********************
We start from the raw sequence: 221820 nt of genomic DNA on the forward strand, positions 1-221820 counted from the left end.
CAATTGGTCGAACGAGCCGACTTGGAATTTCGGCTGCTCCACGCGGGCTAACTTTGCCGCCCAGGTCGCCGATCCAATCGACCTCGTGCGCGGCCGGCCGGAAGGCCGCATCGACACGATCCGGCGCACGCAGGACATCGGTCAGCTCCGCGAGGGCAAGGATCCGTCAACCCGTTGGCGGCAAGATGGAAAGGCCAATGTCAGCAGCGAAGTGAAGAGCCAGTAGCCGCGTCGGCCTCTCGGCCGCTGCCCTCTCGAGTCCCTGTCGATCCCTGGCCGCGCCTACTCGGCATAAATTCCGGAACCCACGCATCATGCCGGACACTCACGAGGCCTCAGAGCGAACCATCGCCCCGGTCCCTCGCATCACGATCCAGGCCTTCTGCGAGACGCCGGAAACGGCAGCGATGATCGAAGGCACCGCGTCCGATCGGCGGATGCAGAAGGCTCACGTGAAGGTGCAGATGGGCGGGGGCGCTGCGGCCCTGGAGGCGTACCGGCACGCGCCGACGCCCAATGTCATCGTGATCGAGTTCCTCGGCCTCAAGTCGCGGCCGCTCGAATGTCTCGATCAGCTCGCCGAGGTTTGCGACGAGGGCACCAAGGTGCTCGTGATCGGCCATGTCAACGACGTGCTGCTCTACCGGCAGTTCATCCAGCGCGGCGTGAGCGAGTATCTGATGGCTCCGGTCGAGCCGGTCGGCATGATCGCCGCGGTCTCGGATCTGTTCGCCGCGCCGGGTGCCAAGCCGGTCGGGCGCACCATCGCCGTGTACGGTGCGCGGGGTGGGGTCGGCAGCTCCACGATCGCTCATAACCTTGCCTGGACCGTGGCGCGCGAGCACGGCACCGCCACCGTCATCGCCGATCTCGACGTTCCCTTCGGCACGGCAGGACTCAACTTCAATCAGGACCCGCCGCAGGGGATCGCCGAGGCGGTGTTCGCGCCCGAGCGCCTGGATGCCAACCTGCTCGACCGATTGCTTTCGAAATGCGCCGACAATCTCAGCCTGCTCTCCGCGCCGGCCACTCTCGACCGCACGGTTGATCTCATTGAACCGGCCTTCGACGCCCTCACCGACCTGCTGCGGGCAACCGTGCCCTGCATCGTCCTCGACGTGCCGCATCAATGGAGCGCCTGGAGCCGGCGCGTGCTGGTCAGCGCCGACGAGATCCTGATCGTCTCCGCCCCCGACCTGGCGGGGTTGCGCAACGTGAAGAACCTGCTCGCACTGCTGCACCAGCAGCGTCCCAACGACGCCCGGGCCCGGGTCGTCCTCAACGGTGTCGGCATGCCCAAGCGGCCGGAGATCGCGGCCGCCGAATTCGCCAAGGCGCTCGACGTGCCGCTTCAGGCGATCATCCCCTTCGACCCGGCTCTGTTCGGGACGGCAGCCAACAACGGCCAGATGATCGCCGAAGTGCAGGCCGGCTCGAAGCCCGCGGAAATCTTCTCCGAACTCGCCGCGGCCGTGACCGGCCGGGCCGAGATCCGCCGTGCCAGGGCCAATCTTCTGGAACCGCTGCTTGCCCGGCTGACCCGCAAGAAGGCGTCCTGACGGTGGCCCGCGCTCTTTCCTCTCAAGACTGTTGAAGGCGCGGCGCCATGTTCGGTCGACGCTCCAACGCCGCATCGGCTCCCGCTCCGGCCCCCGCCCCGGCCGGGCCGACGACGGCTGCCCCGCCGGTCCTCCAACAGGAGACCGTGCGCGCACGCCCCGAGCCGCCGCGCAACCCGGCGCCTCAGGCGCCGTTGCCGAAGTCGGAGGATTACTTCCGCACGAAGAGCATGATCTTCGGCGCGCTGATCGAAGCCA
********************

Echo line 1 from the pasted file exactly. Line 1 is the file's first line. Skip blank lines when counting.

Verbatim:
We start from the raw sequence: 221820 nt of genomic DNA on the forward strand, positions 1-221820 counted from the left end.